Using anti-CCR7 mAb impairs CCR7+ TN and TCM cells chemotaxis and induces CDC

The addition of anti-CCR7 mAb to PBMC reduced the migration of CCR7+ TN and TCM cells stimulated with CCL19 or CCL21. CCR7 ligands and anti-CCR7 mAb did not induce responses in TEM and TEMRA cells which were CCR7-. Moreover, in vitro assays using anti-CCR7 mAb with fresh hPBMC from apheresis demonstrated strong depletion of CCR7+ but not CCR7- human TN and TCM cells via CDC.

CCR7+ T-cells are not involved in CMV reactivation and GvL effect

In patients, the levels of donor CCR7+ T cells in the apheresis did not correlate with cytomegalovirus (CMV) reactivation within the first six months after transplantation or with a relapse of the underlying disease.

Anti-hCCR7 mAb prevents aGvHD in xenograft models

In xenogenic models of aGvHD induced by engrafting of hPBMC, early administration of anti-CCR7 mAb, after hPBMC inoculation, prevented the development of aGvHD. Animals treated later than on Day 5 after engraftment had infiltration of human T cells in all tissues, which was, however, lower than in control mice.

  • In animals that started treatment two hours before engraftment and had additional four doses given every three days, there was an increased median OS with the anti-hCCR7 mAb vs control (30 days vs 12 days; p = 0.0025)
  • In animals that started treatment on Day 5 after engraftment and had additional four doses administered, anti-hCCR7 mAb was able to reverse first clinical signs of aGvHD and provide survival benefit compared to control treatment (median OS of 33 days vs 18 days; p = 0.0211)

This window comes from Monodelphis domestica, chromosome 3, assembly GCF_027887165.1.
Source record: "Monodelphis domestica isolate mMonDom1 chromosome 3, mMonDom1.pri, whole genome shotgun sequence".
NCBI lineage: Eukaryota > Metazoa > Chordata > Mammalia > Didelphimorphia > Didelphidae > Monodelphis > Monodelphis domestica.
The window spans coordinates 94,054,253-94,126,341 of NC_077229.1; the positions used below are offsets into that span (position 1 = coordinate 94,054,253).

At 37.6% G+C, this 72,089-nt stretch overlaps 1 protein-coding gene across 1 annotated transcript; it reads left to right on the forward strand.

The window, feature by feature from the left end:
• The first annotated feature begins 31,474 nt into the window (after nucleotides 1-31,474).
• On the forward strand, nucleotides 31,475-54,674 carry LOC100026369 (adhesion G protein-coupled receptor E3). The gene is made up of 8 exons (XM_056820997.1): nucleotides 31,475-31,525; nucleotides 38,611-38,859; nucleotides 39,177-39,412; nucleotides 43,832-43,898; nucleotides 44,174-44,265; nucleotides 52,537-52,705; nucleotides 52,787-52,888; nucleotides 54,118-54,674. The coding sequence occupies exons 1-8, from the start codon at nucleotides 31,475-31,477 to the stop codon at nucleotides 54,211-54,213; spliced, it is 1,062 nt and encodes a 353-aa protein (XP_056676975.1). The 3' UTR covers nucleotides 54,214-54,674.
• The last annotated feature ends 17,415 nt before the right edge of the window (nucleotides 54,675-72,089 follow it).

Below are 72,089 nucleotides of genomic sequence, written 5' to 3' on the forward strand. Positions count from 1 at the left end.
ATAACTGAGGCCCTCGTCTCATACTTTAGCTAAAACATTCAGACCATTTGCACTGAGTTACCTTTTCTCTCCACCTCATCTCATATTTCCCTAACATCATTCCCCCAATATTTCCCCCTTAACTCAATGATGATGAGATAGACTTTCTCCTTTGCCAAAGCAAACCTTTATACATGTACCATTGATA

• In animals that started treatment on Day 3, Day 7, or Day 10 after engraftment and had additional four doses given every three days, best responses were seen at Day 3 (median OS of 26 days with anti-hCCR7 mAb vs 12 days with control; p = 0.0026) compared to Day 7 (median OS 18 days vs 12 days, respectively; p = 0.0742) and Day 10 (median OS 17 days vs 12 days, respectively; p = 0.0181)


The authors of the article demonstrated that selective targeting of CCR7 with antibodies is a feasible and promising way to prevent donor T-cell migration to secondary lymphoid organs and to reduce the severity of aGVHD. Importantly, CCR7+ T cells seem not to be involved in the GvL effect or CMV reactivation. Other than in humans, xenograft models suggest that even small amounts of CCR7+ T cells can induce GvHD. The most profound anti-aGvHD effect was observed in transplanted mice, when an anti-hCCR7 mAb was administrated within the first five days after transplantation. This novel prophylactic approach could offer a benefit to patients in haploidentical settings, who have a particularly large unmet need for safe and effective therapies preventing GvHD.

  1. Beilhack A. et al. Prevention of acute graft-versus-host disease by blocking T-cell entry to secondary lymphoid organs. Blood. 2008 Mar 1;111(5):2919–28. DOI: 10.1182/blood-2007-09-112789
  2. Förster R. et al. CCR7 coordinates the primary immune response by establishing functional microenvironments in secondary lymphoid organs. Cell. 1999 Oct 1;99(1):23–33. DOI: 10.1016/s0092-8674(00)80059-8
  3. Portero-Sainz I. et al. A high migratory capacity of donor T-cells in response to the lymph node homing receptor CCR7 increases the incidence and severity of GvHD. Bone Marrow Transplant. 2017 May;52(5):745–752. DOI: 10.1038/bmt.2016.342
  4. Cuesta-Mateos C. et al. Evaluation of therapeutic targeting of CCR7 in acute graft-versus-host disease. Bone Marrow Transplant. 2020 Feb 21. DOI: 10.1038/s41409-020-0830-8